US bond lobbies warn SEC of severe disruption under rule change
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Lobby groups are warning that activity in the world’s biggest bond market could grind to a halt at the end of this month without last-minute exemptions to an obscure 50-year-old rule in the US that has previously taken aim only at stocks.
Bond trade associations have written to regulators to say amended rules will have a “significant, deleterious effect” on government and corporate bond markets, and pleaded for an explicit reprieve, or more time to comply. The amendments were first proposed last year, but market participants assumed until recent months that the rules would continue to pertain to the stock market alone.
“We believe that such an application of the rule is overbroad and unnecessary”, wrote the Bond Dealers of America and the Securities Industry and Financial Markets Association.
The SEC’s 1971 statute, known as ‘rule 15c2-11’, governs the “publication or submission” of prices to buy and sell securities away from exchanges. Market participants have largely considered it an attempt to guard retail investors from predatory schemes and fraudulent activity in penny stocks.
The rule requires broker dealers such as JPMorgan Chase and Citi to check a wide range of information on issuers, including quarterly and annual reports. Last year the SEC, then led by Jay Clayton, tweaked the rules for the first time in almost three decades, and included a requirement for the information to be publicly available.
“These retail investor-focused improvements to Rule 15c2-11 are long overdue,” said Clayton at the time, adding that advances in technology meant investors could be privy to more up-to-date information before trading.
The statute has never explicitly excluded bonds but, in practice, it has never applied to them in its 50-year existence. This has long suited a market where many corporate issuers are not listed on stock markets and do not routinely produce regular earnings reports. It is unclear what disclosures would be required for government bonds, such as those issued by the US Treasury.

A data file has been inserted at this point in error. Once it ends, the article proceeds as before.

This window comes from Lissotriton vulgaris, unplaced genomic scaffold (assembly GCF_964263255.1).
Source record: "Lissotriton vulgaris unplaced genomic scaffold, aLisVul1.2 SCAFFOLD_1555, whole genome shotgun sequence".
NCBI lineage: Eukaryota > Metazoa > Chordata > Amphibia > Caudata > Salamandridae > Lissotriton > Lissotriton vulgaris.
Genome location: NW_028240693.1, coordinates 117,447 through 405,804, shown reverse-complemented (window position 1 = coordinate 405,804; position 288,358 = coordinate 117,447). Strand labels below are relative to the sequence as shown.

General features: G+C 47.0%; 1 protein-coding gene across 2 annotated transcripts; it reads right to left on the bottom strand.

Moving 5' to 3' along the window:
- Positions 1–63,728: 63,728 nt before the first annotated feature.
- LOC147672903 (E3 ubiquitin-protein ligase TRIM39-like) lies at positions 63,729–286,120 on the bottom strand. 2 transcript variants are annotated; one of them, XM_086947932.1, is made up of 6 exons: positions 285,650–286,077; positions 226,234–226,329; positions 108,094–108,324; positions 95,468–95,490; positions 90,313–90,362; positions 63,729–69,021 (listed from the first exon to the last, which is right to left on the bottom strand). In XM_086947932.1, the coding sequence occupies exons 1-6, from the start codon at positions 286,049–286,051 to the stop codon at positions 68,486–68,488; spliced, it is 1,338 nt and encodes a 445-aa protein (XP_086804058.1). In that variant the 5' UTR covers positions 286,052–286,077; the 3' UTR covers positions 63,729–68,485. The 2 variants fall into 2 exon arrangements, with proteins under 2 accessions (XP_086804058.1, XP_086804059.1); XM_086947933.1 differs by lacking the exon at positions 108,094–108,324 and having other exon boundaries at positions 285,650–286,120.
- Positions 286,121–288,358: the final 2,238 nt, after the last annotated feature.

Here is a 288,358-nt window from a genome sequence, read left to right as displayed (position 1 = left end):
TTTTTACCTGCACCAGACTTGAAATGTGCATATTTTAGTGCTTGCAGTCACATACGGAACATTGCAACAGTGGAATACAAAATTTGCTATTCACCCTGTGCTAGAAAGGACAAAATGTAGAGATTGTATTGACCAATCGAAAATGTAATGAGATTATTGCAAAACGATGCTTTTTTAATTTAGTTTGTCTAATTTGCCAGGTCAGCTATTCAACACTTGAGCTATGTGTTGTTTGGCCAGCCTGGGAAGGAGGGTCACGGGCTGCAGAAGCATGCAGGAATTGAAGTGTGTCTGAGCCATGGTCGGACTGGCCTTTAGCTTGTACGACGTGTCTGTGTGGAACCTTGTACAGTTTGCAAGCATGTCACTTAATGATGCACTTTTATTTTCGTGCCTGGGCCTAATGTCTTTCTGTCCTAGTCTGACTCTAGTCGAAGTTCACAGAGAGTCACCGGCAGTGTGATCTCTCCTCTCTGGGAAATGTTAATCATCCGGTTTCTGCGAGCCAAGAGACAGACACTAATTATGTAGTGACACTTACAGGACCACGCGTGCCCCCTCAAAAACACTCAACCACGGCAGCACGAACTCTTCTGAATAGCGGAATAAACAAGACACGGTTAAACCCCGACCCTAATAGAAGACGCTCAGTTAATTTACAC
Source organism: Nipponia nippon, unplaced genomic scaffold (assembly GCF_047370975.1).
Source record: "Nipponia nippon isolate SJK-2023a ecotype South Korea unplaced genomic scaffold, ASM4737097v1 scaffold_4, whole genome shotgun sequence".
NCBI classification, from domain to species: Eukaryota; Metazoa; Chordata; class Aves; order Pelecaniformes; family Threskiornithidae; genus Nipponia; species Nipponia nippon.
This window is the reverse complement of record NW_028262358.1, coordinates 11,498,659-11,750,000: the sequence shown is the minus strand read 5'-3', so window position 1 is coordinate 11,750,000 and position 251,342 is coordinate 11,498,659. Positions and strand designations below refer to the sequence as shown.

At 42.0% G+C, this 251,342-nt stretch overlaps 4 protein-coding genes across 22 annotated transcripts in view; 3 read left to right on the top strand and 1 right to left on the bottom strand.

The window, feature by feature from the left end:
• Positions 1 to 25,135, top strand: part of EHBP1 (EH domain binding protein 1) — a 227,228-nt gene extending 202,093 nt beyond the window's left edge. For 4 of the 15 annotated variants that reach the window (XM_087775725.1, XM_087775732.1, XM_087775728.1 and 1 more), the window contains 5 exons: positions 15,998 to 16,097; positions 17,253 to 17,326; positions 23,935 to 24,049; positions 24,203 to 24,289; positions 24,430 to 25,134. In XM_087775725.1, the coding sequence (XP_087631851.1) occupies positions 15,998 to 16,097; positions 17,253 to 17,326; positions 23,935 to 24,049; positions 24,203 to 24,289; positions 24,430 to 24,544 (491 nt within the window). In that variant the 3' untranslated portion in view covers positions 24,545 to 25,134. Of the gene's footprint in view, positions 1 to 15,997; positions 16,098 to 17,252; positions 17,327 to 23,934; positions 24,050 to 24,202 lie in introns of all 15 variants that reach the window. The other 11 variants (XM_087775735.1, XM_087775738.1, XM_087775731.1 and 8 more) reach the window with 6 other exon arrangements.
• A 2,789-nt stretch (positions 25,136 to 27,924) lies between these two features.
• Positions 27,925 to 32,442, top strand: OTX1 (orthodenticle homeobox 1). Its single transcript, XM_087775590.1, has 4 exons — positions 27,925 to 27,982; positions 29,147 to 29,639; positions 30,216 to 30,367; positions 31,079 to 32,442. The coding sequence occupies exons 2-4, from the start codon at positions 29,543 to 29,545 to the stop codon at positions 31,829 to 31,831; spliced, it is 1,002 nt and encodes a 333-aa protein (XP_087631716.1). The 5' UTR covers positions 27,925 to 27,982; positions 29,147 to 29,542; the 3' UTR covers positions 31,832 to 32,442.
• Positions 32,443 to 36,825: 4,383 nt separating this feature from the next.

But Michael Decker, vice-president of policy and research at BDA, said the SEC, led by new chief Gary Gensler, has confirmed the rules will also affect government and corporate bonds under the amendments outlined last year. Only municipal securities have an explicit exemption.
“Here we are a matter of days away and very little work has been done. It is pretty clear to me that the SEC hasn’t really thought this through,” said Decker.
The SEC declined to comment.
Rising awareness of the new requirements has sown confusion in the bond market as bankers, trading platforms and investors now face intense compliance demands ahead of an unforeseen month-end deadline.
The concern is that without guidance or amendment from the SEC, trading in part of the bond market will cease when the rule comes into force at the end of this month, as broker dealers back away for fear of attracting an enforcement action from securities regulators.
The SEC’s move comes at a time of increasing regulatory scrutiny of fixed income trading, with Gensler noting this month that he intends to bring greater efficiency and transparency to the market.
Broker dealers are scrambling to understand how to gather, review and publish information on the companies whose bonds they trade. They are also questioning what counts as publication or submission of a quote on a bond — terms left undefined in the rule.
Bond trading has increasingly transitioned to trading on electronic venues, with prices streamed on screens. In an attempt to avoid publishing quotes, some market participants could shift trading back to phones until clearer guidance is available.
“The risk is that if the broker dealers feel they can’t be in compliance based on the interpretation of their internal teams then they might be forced to stop quoting certain bonds to ensure they aren’t out of compliance,” said Kevin McPartland, head of research, market structure and technology at Greenwich Associates.
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